Just like pregnant humans, dogs need extra calories when they are in the mid to end stages of pregnancy. A high-protein diet is recommended because it provides the calories as well as the protein-building blocks needed for healthy fetal growth.
Once the puppies are born, the nutritional demands on their mother’s body continue because she is producing milk to feed the litter. It’s common for lactating mothers to lose weight while they’re nursing, especially if they’re not getting adequate calories and nutrition. This is why high protein dog food is recommended during lactation too.
Protein is needed for growth and repair, and a dog’s growth rate is at its highest when they’re puppies. With all that growing to do, it’s easy to see why a high-protein diet is necessary.
It’s not just young puppies that need lots of protein, senior dogs often lose muscle and body condition as they age, and it becomes more difficult for them to maintain a healthy weight. High protein dog food gives them the calories they need to maintain their weight while helping them maintain muscle mass.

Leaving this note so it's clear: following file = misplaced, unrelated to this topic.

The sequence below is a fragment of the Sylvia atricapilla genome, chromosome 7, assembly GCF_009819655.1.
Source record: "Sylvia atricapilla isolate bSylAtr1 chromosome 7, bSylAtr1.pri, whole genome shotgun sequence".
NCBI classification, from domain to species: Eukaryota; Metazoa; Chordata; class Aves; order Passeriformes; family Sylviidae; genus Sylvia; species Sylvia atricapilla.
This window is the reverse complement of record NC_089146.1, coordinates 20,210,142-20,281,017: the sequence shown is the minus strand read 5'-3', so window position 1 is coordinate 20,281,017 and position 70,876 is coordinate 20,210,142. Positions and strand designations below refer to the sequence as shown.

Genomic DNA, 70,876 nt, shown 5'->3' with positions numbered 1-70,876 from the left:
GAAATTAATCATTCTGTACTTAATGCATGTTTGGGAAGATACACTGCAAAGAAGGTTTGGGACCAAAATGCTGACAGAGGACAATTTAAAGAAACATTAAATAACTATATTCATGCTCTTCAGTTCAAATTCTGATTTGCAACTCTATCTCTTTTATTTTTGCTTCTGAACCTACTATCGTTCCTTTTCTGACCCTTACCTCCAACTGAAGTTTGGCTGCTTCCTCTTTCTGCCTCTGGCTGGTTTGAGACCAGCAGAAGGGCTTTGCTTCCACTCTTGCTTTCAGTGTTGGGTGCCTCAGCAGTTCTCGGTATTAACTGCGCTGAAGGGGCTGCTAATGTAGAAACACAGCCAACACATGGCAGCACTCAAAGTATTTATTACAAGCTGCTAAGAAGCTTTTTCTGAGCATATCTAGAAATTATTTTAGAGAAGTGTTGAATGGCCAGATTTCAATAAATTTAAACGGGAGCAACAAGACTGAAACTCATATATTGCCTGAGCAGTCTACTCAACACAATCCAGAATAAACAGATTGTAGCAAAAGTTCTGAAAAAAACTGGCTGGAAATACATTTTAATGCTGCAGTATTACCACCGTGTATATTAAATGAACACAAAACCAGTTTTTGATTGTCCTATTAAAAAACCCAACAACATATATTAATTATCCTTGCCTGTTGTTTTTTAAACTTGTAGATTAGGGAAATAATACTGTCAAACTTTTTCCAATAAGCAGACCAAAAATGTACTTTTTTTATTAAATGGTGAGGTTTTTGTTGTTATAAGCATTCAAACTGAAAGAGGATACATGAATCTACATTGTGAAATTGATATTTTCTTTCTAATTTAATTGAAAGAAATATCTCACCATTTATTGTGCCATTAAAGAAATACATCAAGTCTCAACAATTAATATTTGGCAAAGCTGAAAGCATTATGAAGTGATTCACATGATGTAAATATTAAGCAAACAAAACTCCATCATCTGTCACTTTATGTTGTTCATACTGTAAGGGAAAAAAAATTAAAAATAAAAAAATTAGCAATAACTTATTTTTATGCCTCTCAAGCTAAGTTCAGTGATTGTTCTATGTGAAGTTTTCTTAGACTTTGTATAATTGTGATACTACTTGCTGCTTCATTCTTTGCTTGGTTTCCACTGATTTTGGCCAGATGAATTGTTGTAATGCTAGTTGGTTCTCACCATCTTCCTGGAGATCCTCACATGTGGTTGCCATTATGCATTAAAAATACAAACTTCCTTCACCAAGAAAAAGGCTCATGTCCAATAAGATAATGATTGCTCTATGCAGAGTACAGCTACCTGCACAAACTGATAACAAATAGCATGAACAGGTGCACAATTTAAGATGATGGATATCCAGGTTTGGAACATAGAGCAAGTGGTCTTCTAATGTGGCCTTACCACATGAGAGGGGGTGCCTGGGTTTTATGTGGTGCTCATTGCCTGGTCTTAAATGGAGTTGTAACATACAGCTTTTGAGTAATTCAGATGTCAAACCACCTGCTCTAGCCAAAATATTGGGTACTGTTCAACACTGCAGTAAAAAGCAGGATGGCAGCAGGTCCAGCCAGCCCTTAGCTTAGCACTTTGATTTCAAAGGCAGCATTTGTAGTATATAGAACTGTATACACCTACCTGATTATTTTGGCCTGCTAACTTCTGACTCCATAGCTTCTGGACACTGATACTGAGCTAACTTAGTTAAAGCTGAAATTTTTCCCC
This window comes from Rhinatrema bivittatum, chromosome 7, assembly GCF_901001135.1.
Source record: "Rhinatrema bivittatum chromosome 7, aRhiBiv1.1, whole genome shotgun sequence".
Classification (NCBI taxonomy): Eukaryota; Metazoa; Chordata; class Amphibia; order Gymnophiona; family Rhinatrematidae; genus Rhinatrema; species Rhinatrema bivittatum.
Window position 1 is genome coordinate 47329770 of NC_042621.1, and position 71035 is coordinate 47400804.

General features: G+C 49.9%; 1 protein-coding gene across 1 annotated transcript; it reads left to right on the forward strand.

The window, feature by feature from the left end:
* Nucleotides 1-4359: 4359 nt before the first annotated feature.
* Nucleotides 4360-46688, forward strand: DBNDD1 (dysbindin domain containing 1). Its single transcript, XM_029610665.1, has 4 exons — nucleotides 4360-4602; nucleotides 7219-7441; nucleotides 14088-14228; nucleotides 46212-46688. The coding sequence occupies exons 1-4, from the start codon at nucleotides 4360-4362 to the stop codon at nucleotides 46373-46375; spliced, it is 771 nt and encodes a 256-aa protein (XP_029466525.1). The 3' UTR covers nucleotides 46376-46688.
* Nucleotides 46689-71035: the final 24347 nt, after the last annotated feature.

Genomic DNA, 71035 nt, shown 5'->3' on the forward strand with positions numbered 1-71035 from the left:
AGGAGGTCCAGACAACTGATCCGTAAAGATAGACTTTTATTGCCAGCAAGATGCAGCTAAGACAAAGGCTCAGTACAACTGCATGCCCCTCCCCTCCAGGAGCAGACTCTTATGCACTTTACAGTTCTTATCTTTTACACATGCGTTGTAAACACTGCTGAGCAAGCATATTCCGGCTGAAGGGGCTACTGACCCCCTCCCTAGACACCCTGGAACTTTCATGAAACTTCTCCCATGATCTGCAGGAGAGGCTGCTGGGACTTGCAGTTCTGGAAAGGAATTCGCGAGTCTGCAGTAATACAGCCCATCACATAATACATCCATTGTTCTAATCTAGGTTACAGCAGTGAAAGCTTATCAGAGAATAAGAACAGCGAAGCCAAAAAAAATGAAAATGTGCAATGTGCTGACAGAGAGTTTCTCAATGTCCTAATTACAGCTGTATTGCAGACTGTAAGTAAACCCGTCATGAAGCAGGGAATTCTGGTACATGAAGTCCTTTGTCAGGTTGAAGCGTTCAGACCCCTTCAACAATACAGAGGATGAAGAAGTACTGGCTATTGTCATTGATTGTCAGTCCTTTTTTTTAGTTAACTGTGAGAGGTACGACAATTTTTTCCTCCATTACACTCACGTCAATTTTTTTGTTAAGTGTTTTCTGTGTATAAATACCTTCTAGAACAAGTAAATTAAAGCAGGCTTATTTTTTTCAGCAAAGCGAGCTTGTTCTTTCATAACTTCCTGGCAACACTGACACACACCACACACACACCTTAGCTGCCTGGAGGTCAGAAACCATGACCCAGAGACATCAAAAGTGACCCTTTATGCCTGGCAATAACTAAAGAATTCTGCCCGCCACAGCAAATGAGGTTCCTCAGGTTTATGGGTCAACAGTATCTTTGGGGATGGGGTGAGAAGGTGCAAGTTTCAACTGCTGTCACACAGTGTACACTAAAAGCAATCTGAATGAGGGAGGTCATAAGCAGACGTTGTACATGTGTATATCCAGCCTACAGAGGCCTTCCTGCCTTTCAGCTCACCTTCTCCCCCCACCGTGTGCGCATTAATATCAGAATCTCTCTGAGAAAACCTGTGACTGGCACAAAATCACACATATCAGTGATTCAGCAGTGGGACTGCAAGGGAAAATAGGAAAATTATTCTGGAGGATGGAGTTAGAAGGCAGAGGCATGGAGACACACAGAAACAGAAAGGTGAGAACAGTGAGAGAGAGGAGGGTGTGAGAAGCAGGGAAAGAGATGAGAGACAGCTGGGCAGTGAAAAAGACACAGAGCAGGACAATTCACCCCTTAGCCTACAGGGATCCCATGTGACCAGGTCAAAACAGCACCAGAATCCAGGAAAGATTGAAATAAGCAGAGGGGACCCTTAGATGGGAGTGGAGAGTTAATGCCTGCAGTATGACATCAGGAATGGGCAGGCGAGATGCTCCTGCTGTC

When should you not feed a high-protein diet to your dog?
They have kidney disease
If your dog has kidney disease, the deterioration in kidney function can be amplified by a high-protein diet. This is why specific prescription diets for dogs with kidney failure contains lower protein levels.
They have liver disease
It’s the liver’s job to break down protein compounds into more useful amino acid chains. If your dog’s liver is not functioning well and you feed a high-protein diet, you’ll be overworking the liver which could make the problem worse.